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Rules and Exceptions
Rule 1 (The Conventional Wisdom): Don't be afraid to bunt early and often, especially in close games. Whenever there is a runner on first and fewer than 2 outs, make the bunt at not even a possibility unless you are in a close one run game -- sometimes the threat of a bunt can get fielders moving around, and that alone could prevent a double play or open up a hole that isn’t usually there. Just don't bunt with 2 strikes, 2 outs, or when the pitcher is on deck...
- Exceptions: You probably shouldn't bunt with your best hitters, though.
Rule 2: (The Sabermetrican's Mantra) Never, ever bunt with anyone but the pitcher. Okay, so that's a bit of an overstatement -- bunts can certainly come in handy late in close games (where one run can make all the difference)... But they are typically a poor strategy because they, by definition, involve the giving away of outs. And we want to hoard outs, because we're greedy, greedy people. According to the run-expectancy framework, which measures the expected number of runs a team should score in a given inning as a function of the game situation they are in, the only situation in which a successful sacrifice bunt increases the number of runs the team should score in an inning is with runners on first and second with no outs. In all other situations, the sacrifice lowers the number of runs the team would be expected to score in that situation.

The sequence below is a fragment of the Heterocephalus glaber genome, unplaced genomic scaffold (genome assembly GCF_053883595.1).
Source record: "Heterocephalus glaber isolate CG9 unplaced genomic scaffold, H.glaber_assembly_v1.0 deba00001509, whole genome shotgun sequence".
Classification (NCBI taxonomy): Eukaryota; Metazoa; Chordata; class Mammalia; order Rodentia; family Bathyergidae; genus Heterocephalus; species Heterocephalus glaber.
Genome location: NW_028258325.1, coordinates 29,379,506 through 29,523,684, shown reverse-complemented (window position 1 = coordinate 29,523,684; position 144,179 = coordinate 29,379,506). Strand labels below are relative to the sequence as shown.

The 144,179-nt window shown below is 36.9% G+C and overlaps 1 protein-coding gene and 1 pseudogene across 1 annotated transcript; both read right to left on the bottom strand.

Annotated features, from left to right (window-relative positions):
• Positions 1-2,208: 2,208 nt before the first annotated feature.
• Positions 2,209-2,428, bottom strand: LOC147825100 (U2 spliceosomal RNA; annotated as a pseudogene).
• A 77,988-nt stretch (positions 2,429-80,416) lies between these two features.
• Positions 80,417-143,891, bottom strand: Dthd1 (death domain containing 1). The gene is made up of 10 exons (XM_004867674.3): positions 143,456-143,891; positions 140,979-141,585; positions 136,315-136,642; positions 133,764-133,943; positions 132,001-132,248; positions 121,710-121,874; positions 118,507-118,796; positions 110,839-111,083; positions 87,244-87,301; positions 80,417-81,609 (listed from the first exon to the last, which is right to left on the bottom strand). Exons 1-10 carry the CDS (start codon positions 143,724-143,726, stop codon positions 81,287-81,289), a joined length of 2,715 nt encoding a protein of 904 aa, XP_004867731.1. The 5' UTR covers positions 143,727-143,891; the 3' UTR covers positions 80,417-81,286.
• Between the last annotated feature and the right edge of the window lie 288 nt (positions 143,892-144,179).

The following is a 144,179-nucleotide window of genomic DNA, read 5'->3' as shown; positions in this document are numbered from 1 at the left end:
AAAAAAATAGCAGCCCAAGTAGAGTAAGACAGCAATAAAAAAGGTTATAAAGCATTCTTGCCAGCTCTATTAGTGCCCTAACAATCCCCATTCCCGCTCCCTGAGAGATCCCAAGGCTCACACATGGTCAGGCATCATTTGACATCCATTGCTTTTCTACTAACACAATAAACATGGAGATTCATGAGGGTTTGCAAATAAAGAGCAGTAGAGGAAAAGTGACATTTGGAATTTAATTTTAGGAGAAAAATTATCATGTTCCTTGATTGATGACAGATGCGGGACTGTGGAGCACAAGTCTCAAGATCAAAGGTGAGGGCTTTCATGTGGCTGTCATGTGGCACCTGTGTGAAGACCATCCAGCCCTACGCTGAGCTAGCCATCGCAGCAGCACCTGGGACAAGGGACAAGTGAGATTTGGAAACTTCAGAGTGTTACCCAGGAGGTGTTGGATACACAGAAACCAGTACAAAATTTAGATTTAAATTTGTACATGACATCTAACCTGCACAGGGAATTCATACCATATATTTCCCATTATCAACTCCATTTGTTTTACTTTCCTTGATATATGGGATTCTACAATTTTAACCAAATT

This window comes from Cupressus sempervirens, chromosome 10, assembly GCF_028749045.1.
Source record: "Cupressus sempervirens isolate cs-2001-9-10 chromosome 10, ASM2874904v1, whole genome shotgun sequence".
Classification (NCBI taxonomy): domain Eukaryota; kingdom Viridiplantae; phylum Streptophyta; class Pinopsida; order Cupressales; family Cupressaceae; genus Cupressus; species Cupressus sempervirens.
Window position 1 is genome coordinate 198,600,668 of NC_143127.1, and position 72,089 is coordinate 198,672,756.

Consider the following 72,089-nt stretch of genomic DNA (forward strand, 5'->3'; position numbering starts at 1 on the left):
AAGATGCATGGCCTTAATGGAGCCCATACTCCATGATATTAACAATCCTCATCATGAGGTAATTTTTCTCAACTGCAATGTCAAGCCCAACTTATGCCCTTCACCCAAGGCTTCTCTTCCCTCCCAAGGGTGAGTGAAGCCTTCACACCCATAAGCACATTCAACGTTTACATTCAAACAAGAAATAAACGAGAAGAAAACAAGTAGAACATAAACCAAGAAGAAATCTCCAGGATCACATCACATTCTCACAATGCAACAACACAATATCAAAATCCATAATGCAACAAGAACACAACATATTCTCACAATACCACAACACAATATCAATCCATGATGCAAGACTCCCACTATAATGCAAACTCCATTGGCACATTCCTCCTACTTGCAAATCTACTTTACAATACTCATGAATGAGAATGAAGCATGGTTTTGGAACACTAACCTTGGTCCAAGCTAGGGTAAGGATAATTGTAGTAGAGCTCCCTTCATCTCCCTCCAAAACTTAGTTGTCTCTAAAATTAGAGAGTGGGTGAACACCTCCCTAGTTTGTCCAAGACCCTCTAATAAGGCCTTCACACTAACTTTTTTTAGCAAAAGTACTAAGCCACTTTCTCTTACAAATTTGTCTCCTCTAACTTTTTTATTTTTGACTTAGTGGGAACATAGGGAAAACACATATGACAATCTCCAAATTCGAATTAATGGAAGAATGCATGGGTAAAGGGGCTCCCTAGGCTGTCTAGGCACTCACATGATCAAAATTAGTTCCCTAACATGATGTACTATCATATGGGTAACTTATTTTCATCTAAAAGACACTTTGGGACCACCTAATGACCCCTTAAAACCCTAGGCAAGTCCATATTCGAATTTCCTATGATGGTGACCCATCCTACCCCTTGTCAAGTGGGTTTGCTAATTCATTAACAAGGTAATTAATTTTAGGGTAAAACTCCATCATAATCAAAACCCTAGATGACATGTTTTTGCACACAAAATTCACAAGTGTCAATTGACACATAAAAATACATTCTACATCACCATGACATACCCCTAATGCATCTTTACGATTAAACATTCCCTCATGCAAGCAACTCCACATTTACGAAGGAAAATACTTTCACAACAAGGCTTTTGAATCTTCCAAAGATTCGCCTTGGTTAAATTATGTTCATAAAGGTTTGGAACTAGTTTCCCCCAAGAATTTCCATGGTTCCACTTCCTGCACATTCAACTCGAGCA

- Exceptions: Pitchers are allowed to bunt because they suck at hitting. Also, sometimes on bunts, the fielder will try to get the lead runner -- usually a terribly stupid thing to do -- and either throw the ball away or allow both runners to reach safely. And sometimes players simply beat out a bunt hit. So, it’s not always a bad idea to bunt, but as is the case with the stolen base, managers almost universally overuse the strategy.